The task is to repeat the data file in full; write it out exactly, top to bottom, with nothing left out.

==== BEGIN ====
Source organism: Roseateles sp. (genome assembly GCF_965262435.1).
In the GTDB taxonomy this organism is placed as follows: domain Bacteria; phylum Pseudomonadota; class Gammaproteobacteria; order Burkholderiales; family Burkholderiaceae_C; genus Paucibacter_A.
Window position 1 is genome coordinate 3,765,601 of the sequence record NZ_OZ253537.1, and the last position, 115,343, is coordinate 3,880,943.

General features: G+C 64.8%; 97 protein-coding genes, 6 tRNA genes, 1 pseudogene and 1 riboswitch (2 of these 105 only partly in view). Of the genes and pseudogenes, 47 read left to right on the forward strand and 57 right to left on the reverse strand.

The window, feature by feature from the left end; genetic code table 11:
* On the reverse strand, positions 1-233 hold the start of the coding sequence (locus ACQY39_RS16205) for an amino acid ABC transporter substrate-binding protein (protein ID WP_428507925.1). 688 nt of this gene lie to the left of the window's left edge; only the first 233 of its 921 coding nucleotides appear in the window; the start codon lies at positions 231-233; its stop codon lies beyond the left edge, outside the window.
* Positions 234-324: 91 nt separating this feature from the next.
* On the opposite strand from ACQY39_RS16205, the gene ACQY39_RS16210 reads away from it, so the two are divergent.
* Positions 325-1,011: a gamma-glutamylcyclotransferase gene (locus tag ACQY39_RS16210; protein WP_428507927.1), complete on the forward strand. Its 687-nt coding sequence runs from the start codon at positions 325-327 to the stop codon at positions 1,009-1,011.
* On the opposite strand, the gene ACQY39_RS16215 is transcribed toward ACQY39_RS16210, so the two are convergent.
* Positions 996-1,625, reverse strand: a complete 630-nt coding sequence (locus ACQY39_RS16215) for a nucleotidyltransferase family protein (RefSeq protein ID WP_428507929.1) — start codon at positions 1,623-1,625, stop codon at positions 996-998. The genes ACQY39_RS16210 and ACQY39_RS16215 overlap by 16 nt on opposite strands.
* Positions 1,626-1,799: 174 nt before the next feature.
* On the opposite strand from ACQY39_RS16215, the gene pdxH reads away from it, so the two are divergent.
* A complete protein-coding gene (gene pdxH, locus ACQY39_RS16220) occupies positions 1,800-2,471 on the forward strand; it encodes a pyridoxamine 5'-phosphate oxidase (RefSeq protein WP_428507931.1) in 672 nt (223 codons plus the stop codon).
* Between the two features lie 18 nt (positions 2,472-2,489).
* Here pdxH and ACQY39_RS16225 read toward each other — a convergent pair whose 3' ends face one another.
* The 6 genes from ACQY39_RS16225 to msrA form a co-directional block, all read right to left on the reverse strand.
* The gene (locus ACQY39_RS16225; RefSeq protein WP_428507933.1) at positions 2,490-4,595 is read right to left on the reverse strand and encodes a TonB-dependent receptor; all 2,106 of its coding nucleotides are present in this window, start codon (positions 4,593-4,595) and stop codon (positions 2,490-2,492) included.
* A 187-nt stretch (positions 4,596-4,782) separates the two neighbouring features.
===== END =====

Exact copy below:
Source organism: Roseateles sp. (genome assembly GCF_965262435.1).
In the GTDB taxonomy this organism is placed as follows: domain Bacteria; phylum Pseudomonadota; class Gammaproteobacteria; order Burkholderiales; family Burkholderiaceae_C; genus Paucibacter_A.
Window position 1 is genome coordinate 3,765,601 of the sequence record NZ_OZ253537.1, and the last position, 115,343, is coordinate 3,880,943.

General features: G+C 64.8%; 97 protein-coding genes, 6 tRNA genes, 1 pseudogene and 1 riboswitch (2 of these 105 only partly in view). Of the genes and pseudogenes, 47 read left to right on the forward strand and 57 right to left on the reverse strand.

The window, feature by feature from the left end; genetic code table 11:
* On the reverse strand, positions 1-233 hold the start of the coding sequence (locus ACQY39_RS16205) for an amino acid ABC transporter substrate-binding protein (protein ID WP_428507925.1). 688 nt of this gene lie to the left of the window's left edge; only the first 233 of its 921 coding nucleotides appear in the window; the start codon lies at positions 231-233; its stop codon lies beyond the left edge, outside the window.
* Positions 234-324: 91 nt separating this feature from the next.
* On the opposite strand from ACQY39_RS16205, the gene ACQY39_RS16210 reads away from it, so the two are divergent.
* Positions 325-1,011: a gamma-glutamylcyclotransferase gene (locus tag ACQY39_RS16210; protein WP_428507927.1), complete on the forward strand. Its 687-nt coding sequence runs from the start codon at positions 325-327 to the stop codon at positions 1,009-1,011.
* On the opposite strand, the gene ACQY39_RS16215 is transcribed toward ACQY39_RS16210, so the two are convergent.
* Positions 996-1,625, reverse strand: a complete 630-nt coding sequence (locus ACQY39_RS16215) for a nucleotidyltransferase family protein (RefSeq protein ID WP_428507929.1) — start codon at positions 1,623-1,625, stop codon at positions 996-998. The genes ACQY39_RS16210 and ACQY39_RS16215 overlap by 16 nt on opposite strands.
* Positions 1,626-1,799: 174 nt before the next feature.
* On the opposite strand from ACQY39_RS16215, the gene pdxH reads away from it, so the two are divergent.
* A complete protein-coding gene (gene pdxH, locus ACQY39_RS16220) occupies positions 1,800-2,471 on the forward strand; it encodes a pyridoxamine 5'-phosphate oxidase (RefSeq protein WP_428507931.1) in 672 nt (223 codons plus the stop codon).
* Between the two features lie 18 nt (positions 2,472-2,489).
* Here pdxH and ACQY39_RS16225 read toward each other — a convergent pair whose 3' ends face one another.
* The 6 genes from ACQY39_RS16225 to msrA form a co-directional block, all read right to left on the reverse strand.
* The gene (locus ACQY39_RS16225; RefSeq protein WP_428507933.1) at positions 2,490-4,595 is read right to left on the reverse strand and encodes a TonB-dependent receptor; all 2,106 of its coding nucleotides are present in this window, start codon (positions 4,593-4,595) and stop codon (positions 2,490-2,492) included.
* A 187-nt stretch (positions 4,596-4,782) separates the two neighbouring features.